Average Reading Time: 2 minutes
In December 2018 I was fortunate enough to be in the incredible company of Chris Hadfield, one of the most seasoned and accomplished astronauts in the world.
What follows are six key lessons that we can all apply to take the teams and organisations that we lead from good, to great, and beyond.
- Be relentlessly willing to fail. We all know that failure and innovation go hand in hand, right? We’ve all heard phrases such as “launch early and fail quickly”, but it’s the relentless willingness to fail that actually creates the environment for spectacular success.
“Lucky success doesn’t teach you anything. Early, safe failure teaches you everything.”
- Visualise failure. Astronauts don’t visualise success, they visualise and plan for failure. They are constantly identifying the next thing that could go wrong and planning for that scenario.
“Success is determined by what you do in the quiet times to prepare for when things go wrong.”
- Deliberate and relentless personal development. There it is again, the word relentless. To become a true high-performer, within a high-performing team, you must develop a healthy dissatisfaction with our current level of performance.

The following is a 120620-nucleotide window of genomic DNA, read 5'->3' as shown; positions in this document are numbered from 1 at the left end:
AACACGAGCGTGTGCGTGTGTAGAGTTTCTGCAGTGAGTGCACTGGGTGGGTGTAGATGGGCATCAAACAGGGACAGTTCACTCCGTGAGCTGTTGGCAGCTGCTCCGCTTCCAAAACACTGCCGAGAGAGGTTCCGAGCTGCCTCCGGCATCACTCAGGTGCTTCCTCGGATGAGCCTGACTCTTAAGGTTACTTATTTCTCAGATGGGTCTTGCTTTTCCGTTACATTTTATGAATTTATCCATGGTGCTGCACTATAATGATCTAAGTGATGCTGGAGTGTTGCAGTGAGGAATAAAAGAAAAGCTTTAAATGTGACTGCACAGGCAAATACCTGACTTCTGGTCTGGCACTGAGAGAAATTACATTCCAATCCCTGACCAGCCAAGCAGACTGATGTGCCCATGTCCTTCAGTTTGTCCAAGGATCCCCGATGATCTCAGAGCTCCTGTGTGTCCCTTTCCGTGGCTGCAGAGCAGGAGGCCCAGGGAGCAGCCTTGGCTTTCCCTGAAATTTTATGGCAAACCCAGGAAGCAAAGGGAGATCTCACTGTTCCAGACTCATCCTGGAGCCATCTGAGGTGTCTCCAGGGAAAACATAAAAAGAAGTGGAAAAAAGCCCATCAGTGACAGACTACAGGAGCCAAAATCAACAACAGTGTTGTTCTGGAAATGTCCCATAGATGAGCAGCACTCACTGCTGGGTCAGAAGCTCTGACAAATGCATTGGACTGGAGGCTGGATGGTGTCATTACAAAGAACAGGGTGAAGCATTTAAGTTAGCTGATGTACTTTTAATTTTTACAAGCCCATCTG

“The skills that you’ve gained to this point in your life, are not enough for success in the rest of your life.”
- Know what success looks like. It is critical that the team has a shared vision of what success looks like. Your team will always find themselves having to make individual decisions under pressure. It is therefore critical that they are making individual decisions towards the same goal, and the same success criteria.
“Life is the sum total of all the little things that we do next.”
- Set big goals. Give people a challenge that is large enough to ensure that they rise above their personal differences and work effectively towards a common goal.
“Impossible things happen. Aim for impossible things.”
- Laugh and Cry. Becoming a high-performing team and achieving great results is hard work, so it’s essential that we enjoy the process and the journey. The NASA psychiatrists placed a guitar on the International Space Station because they know that art is critical for our mental health. It also allowed Chris Hadfield to record this amazing video.
“Astronauts laugh and cry more than ever in space as the emotions are so close to the surface.”
There’s just one question that remains… what are you going to do next to get your team ready for lift off?
Drop me a line at firstname.lastname@example.org and let’s start the conversation about how I can help get your team ready for their next mission
A great piece Ben. Resonates well with the things we spoke about in lead on
Posted: 16th April 2019
Thanks Phil, it certainly does!
Posted: 17th April 2019